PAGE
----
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Introducing the HMRC – Support & Enforcement for UK’s Businesses and Individuals

Most of us will pay our taxes and will at some point have had some form of engagement with Her Majesty’s Revenue and Customs (HMRC) in our working lives. Whilst we think we may know what the HMRC does, the wide scope of its organisational remit however may come as a surprise.

The HMRC however is a vast organisation with sweeping powers and here we will examine the roles, powers, and levels of support that it can offer you. In this article we will summarise not only the enforcement powers, role and remit of the organisation but also assess how it can help you during the pandemic.

Introducing the HMRC

The HMRC is a non-ministerial department of the UK Government  and is responsible for the collection of taxes, the payment of some forms of state support and the administration of other regulatory regimes including the national minimum wage and the issuance of national insurance numbers. In short the HMRC is main point of financial interaction between the state and individuals & businesses.

HMRC was formed by the merger of the Inland Revenue and Her Majesty’s Customs and Excise in 2005 and is responsible for the administration and collection of direct personal and business taxes including:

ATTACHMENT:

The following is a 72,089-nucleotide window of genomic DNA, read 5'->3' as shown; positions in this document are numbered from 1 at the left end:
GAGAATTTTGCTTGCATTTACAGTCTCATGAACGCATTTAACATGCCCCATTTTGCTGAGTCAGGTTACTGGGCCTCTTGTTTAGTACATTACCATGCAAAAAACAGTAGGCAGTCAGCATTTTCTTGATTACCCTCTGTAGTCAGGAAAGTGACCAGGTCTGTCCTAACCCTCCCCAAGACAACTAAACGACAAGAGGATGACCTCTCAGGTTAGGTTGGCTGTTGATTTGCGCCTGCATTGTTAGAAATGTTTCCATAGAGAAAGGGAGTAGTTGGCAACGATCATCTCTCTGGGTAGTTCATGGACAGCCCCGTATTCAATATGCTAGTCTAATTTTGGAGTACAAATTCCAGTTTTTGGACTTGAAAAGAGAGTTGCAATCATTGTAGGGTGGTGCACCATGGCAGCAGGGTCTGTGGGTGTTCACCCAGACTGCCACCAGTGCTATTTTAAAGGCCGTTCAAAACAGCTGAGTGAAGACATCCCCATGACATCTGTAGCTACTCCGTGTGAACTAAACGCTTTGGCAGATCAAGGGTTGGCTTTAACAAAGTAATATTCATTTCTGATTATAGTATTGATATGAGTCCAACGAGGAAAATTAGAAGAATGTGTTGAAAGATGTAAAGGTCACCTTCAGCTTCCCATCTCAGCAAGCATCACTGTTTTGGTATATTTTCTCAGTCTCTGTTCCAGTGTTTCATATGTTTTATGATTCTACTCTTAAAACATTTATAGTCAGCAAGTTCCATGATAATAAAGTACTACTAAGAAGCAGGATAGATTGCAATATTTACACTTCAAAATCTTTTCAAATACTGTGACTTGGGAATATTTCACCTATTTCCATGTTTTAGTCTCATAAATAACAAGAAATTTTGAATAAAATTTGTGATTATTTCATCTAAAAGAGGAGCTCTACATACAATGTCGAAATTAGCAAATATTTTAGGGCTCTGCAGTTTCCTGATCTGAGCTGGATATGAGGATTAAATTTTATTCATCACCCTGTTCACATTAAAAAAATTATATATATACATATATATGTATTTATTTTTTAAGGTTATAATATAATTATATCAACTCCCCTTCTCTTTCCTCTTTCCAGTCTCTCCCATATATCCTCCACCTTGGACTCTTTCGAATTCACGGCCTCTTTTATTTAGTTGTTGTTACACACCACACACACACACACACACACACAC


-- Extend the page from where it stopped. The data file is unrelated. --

• Income Tax
  • Corporation Tax
  • Capital Gains Tax (CGT)
  • Inheritance Tax (IHT)
  • Indirect taxes including Value Added Tax (VAT), excise duties and Stamp Duty Land Tax (SDLT), and environmental taxes such as Air Passenger Duty and the Climate Change Levy

The HMRC is also responsible for the collection of National Insurance Contributions (NIC), the distribution of Child Benefit and some other forms of state support including the Child Trust Fund, payments of Tax Credits, enforcement of the National Minimum Wage.

The department is also key in the administering of anti-money laundering registrations for Money Service Businesses (MSB), as well as the collection and publication of the trade-in-goods statistics.

Falling Foul of the Law – The Enforcement Powers of the HMRC

As well as collecting and distributing revenues, HMRC is also a law enforcement agency which has a strong cadre of Criminal Investigators responsible for investigating Serious Organised Fiscal Crime.

The powers of investigation and enforcement includes not only tax inspections bit also the investigation and prosecution of regulations including tobacco and alcohol. The department is responsible for the investigation of billions of pounds in lost revenues each year and their skills and resources include the full range of intrusive and covert surveillance.

HMRC criminal investigation officers have wide-ranging powers of arrest, entry, search and detention. The main power is to detain anyone who has committed, or whom the officer has reasonable grounds to suspect has committed, any offence under the Customs and Excise Acts as well as related fraud offences.

As a general rule the HMRC is helpful and honesty is key – get in in touch and they will likely try to avoid enforcement actions.

HMRC as a Tool of Support

Whilst HMRC also has the power to enforce, it also has a duty of care and support as directed by the government of the day. To this end, HMRC has been instrumental in the distribution of financial assistance during the pandemic to individuals, workers and employees throughout the country. Full information and contact details can be found below.

For more information and guidance during the COVID19 crisis, please visit HM Revenue & Customs – GOV.UK (

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